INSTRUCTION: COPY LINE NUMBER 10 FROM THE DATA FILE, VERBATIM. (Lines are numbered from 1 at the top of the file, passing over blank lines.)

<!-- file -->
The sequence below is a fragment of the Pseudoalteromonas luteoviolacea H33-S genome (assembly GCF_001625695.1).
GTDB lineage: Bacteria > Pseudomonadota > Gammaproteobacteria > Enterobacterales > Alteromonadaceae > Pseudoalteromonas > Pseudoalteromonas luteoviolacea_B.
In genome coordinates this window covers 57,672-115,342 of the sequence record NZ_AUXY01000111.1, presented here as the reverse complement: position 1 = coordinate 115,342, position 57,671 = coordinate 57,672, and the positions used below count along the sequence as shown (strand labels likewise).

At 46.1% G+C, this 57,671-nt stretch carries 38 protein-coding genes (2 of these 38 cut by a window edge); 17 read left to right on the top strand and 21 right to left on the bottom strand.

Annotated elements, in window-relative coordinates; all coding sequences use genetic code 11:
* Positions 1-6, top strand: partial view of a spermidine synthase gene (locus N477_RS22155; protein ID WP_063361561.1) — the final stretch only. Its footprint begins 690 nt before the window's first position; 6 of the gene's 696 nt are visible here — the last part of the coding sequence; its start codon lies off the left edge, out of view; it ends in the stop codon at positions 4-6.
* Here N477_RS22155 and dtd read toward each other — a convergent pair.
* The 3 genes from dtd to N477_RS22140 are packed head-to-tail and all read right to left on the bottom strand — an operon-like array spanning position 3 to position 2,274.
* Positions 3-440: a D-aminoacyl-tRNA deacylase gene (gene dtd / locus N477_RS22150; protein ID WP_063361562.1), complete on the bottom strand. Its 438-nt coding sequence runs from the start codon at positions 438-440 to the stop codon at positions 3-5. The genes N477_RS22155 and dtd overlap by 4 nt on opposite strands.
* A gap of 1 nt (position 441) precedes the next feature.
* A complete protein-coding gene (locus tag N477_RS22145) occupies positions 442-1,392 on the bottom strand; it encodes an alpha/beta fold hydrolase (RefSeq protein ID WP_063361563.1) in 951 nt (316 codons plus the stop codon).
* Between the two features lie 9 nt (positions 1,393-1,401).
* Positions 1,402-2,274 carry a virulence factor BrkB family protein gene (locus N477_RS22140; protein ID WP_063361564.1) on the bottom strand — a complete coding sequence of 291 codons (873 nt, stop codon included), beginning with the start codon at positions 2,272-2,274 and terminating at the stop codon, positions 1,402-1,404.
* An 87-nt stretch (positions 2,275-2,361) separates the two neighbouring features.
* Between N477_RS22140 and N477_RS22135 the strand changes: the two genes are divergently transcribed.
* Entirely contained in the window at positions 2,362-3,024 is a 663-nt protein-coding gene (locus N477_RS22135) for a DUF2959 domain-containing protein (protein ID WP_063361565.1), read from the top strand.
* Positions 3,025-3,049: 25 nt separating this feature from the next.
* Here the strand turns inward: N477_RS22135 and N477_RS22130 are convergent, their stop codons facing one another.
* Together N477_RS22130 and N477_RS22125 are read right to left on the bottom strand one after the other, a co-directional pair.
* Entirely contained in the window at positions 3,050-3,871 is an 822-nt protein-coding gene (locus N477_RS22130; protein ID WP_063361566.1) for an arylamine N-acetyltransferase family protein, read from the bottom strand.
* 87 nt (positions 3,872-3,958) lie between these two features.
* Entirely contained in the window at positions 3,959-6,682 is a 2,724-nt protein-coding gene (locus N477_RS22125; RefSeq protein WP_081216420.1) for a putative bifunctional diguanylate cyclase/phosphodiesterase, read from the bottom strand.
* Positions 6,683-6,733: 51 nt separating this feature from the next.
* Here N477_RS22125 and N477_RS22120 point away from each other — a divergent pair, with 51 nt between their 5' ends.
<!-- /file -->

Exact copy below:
* A gap of 1 nt (position 441) precedes the next feature.